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I was reading the sbt documentation, and I came across this example in the section on multi project builds:

import sbt._
import Keys._

object HelloBuild extends Build {
    lazy val root = Project(id = "hello",
                            base = file(".")) aggregate(foo, bar)

    lazy val foo = Project(id = "hello-foo",
                           base = file("foo"))

    lazy val bar = Project(id = "hello-bar",
                           base = file("bar"))
}

I am wondering how it is possible to reference the values foo and bar before they have been declared? I figure it has something to do with the lazy keyword, but from my reading, I thought the lazy keyword only delayed initialization? It seems here that the values are somehow in scope even before declaration, never mind initialization...

Hopefully someone is able to explain what is going on here!

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This is such a dupe. stackoverflow.com/q/7762838/1296806 stackoverflow.com/q/10257289/1296806 Hilarious quote from 2008: Clearly people don't seem to be paying attention to all the previous messages on this subject. I haven't looked at a recent draft of "Programming in Scala" but apparently it needs to have a discussion of initialization in 24pt bold text so people don't keep asking this over and over again. –  som-snytt Aug 2 '13 at 7:07

2 Answers 2

up vote 7 down vote accepted

See chapter 4 of the Scala language specification:

The scope of a name introduced by a declaration or definition is the whole statement sequence containing the binding. However, there is a restriction on forward references in blocks: In a statement sequence s1 ... sn making up a block, if a simple name in si refers to an entity defined by sj where j ≥ i, then for all sk between and including si and sj,

  • sk cannot be a variable definition.
  • If sk is a value definition, it must be lazy.

In other words: you can have forward references on lazy vals, but only if there are no vars or non-lazy vals between them. This is kind of intuitive if you consider that a lazy val works more like a method than like a variable, and walk though two quick examples on the REPL:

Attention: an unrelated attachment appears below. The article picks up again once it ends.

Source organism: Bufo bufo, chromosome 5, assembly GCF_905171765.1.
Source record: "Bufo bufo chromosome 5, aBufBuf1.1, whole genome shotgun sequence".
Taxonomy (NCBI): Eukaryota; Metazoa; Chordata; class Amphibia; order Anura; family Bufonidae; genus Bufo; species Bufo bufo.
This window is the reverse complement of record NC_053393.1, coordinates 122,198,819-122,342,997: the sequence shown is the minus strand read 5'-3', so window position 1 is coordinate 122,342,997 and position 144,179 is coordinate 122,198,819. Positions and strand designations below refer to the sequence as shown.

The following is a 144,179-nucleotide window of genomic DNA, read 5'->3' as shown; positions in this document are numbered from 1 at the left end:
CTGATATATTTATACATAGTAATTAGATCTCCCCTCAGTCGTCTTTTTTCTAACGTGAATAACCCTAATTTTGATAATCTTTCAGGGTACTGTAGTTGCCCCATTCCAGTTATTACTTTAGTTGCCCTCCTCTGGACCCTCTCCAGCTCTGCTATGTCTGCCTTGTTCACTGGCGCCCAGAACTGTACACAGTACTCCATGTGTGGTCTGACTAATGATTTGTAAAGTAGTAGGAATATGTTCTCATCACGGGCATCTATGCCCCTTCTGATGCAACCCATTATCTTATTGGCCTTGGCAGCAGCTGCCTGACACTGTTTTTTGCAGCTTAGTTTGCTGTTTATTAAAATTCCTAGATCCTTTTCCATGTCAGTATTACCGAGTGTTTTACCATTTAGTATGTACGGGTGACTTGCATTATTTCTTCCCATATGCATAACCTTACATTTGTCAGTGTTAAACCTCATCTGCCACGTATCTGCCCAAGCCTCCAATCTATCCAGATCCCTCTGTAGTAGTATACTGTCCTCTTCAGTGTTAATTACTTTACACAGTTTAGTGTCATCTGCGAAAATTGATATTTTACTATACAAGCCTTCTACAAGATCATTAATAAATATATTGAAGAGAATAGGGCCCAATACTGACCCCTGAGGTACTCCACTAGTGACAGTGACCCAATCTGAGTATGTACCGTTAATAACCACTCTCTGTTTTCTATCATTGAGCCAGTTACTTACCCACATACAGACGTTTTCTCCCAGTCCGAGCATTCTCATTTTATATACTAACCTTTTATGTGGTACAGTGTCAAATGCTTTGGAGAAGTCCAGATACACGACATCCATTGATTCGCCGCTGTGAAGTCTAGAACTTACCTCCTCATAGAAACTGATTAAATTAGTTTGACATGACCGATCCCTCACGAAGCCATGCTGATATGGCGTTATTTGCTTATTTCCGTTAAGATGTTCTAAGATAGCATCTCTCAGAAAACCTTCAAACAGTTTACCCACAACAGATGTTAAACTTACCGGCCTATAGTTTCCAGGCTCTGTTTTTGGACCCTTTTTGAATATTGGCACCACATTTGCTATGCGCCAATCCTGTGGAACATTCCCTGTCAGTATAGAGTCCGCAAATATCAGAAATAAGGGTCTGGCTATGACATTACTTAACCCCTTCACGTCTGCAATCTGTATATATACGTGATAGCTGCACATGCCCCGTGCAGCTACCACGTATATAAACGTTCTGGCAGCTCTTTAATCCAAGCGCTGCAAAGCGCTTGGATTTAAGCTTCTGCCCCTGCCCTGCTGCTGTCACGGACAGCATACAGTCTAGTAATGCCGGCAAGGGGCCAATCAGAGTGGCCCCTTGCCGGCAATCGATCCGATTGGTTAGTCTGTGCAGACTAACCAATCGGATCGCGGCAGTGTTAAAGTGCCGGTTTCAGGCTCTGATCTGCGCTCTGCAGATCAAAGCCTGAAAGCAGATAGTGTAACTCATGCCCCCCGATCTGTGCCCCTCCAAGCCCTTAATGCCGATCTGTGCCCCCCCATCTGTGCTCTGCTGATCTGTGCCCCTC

scala> object o { val a = b; lazy val c = 6; lazy val b = c }
defined module o

scala> o.a
res1: Int = 6

In this first example, Scala evaluates a by invoking b, which in turn invokes c, which evaluates to 6. But in the next example, when c is not lazy ...

scala> object o { val a = b; val c = 6; lazy val b = c }
defined module o

scala> o.a
res2: Int = 0

When Scala evaluates a, it invokes b, which returns the current value of c (which at that time is 0, the JVM's default value for integers, because c is not yet initialized). Then c is initialized afterward, but by then it is too late.

See also: How are lazy val class variables implemented in Scala 2.10?

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Awesome explanation! This is exactly what I was looking for. –  Justin Lang Aug 2 '13 at 6:41
    
If you think in a way, this is very similar to Java class containing static variables and lazy vals as static method. It gives exactly the same behavior –  Jatin Aug 2 '13 at 7:03
    
@Jatin Um, no. lazy vals are cached on an instance basis. Even if the instance is a singleton. –  som-snytt Aug 2 '13 at 7:18
    
@som-snytt Yes obviously. I meant about the behavior and initialization –  Jatin Aug 2 '13 at 7:18

Just like in Java, a class instance variable (or scala val) is "in scope" within any part of the containing class/object, regardless of where it is declared.

That said, it will not be "initialized" for any code referencing it and running prior to it's point of declaration. A lazy-val's code doesn't run at the point it's declared, so that's safe.

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